Modern Coast Bus Company On the Spot Over Delayed March Salaries

A Modern Coast Bus [Photo/Courtesy]

Road transport company Modern Coast is on the receiving end of criticism after delaying employees’ March salaries.

The Company had on March 27 informed its staff over plans to delay salaries.

In a memo seen by Kahawa Tungu,  Astrid Bock, the company’s Human Resource Manager, said the firm had scaled down its services across the country due to the Coronavirus (COVID-19) pandemic hence affecting its operations.

“This Memo serves to inform the Modern Coast team and especially those working in the bus and courier departments that have significantly scaled-down operations for the next 14 days effective 30th March 2020 due to the outbreak of COVID-19 virus This is in line with the government directive to restrict travel to reduce the risk of spreading the said virus, ” the memo reads.

“Taking into consideration the above-mentioned we regrettably inform that March salaries will be delayed.”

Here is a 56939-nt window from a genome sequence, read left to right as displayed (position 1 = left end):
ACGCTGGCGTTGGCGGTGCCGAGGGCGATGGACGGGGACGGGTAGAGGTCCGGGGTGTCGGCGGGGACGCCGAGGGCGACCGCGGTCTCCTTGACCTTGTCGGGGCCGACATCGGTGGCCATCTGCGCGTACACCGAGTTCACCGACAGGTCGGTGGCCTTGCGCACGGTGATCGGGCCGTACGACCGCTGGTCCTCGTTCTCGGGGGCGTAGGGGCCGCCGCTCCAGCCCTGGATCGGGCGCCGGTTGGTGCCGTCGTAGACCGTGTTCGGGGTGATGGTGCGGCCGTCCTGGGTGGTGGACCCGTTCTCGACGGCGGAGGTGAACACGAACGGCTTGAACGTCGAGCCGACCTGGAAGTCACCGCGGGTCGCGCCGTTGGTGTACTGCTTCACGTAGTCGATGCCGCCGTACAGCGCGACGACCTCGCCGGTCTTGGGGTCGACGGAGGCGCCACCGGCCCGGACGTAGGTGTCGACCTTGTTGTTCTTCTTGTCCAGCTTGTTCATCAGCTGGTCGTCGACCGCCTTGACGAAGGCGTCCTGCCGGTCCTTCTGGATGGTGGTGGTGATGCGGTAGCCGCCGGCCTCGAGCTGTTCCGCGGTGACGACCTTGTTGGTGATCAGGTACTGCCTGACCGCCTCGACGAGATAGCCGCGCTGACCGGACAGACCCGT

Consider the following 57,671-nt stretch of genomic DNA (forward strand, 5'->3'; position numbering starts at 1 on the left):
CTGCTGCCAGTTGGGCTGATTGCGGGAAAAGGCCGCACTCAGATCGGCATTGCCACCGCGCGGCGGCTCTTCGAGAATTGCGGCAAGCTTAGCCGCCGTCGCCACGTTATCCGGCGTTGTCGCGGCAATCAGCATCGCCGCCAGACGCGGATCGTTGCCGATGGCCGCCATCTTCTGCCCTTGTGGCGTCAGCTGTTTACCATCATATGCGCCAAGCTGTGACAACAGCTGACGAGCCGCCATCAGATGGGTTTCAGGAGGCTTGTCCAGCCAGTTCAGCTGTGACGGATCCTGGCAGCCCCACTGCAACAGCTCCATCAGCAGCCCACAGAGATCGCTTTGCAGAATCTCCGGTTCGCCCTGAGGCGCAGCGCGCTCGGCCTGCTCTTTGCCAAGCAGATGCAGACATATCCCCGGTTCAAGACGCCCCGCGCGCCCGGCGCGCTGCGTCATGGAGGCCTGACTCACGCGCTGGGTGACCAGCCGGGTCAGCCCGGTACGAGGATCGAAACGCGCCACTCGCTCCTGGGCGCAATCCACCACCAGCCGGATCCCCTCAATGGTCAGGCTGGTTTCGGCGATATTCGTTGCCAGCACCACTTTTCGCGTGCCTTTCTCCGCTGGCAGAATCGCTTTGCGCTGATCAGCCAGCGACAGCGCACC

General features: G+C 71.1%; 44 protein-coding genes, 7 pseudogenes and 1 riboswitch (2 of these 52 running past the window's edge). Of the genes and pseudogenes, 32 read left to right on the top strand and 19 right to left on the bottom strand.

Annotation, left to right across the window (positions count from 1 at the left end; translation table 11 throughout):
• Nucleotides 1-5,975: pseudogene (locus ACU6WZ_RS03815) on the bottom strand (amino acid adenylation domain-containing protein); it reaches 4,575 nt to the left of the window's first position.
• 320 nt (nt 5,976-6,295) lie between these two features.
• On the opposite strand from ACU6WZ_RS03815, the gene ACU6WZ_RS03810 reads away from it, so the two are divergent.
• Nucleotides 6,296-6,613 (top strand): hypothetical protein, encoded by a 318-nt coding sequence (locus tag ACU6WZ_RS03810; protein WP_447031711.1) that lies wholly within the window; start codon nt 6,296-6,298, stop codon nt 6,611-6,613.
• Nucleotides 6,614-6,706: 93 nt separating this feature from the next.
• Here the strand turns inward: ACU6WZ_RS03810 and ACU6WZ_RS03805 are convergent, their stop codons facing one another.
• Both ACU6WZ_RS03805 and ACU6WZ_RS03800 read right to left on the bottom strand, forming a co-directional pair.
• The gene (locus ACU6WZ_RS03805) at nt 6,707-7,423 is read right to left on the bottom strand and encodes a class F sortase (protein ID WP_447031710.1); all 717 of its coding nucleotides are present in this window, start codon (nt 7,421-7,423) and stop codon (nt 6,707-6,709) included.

With the employees having worked for the better part of the month, a section of Kenyans wondered why the employer would want to delay their salaries.

The netizens called on the company to release the salaries forthwith to help the workers meet their needs amid the economic slowdown.

“Modern coast is a Brand that everyone envy in East and central AFRICA as far as road transportation system is concerned, it should pay the workers to keep the Brand and maintain it’s Logo..” said Dan Omar.

Derric Nyegenye said, “Workers must be paid, let them be human how will these employees sustain themselves during this crisis moment. SHAME on You modern coast.”

The government had last month directed Public Service Vehicle (PSVs) operators to limit passengers in their vehicles in line with the government’s directive on social distancing.

Health Minister Mutahi Kagwe directed 14-seater vehicles to ferry a maximum of 8 passengers while those with a capacity of 25 to only ferry 15 passengers. The rest including the Standard Gauge Railway (SGR) has a 60 percent occupancy.

Following the directive, the operators shifted the burden to passengers by hiking fares after the government failed to address their demands on slashing fuel costs.

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Written by Wycliffe Nyamasege


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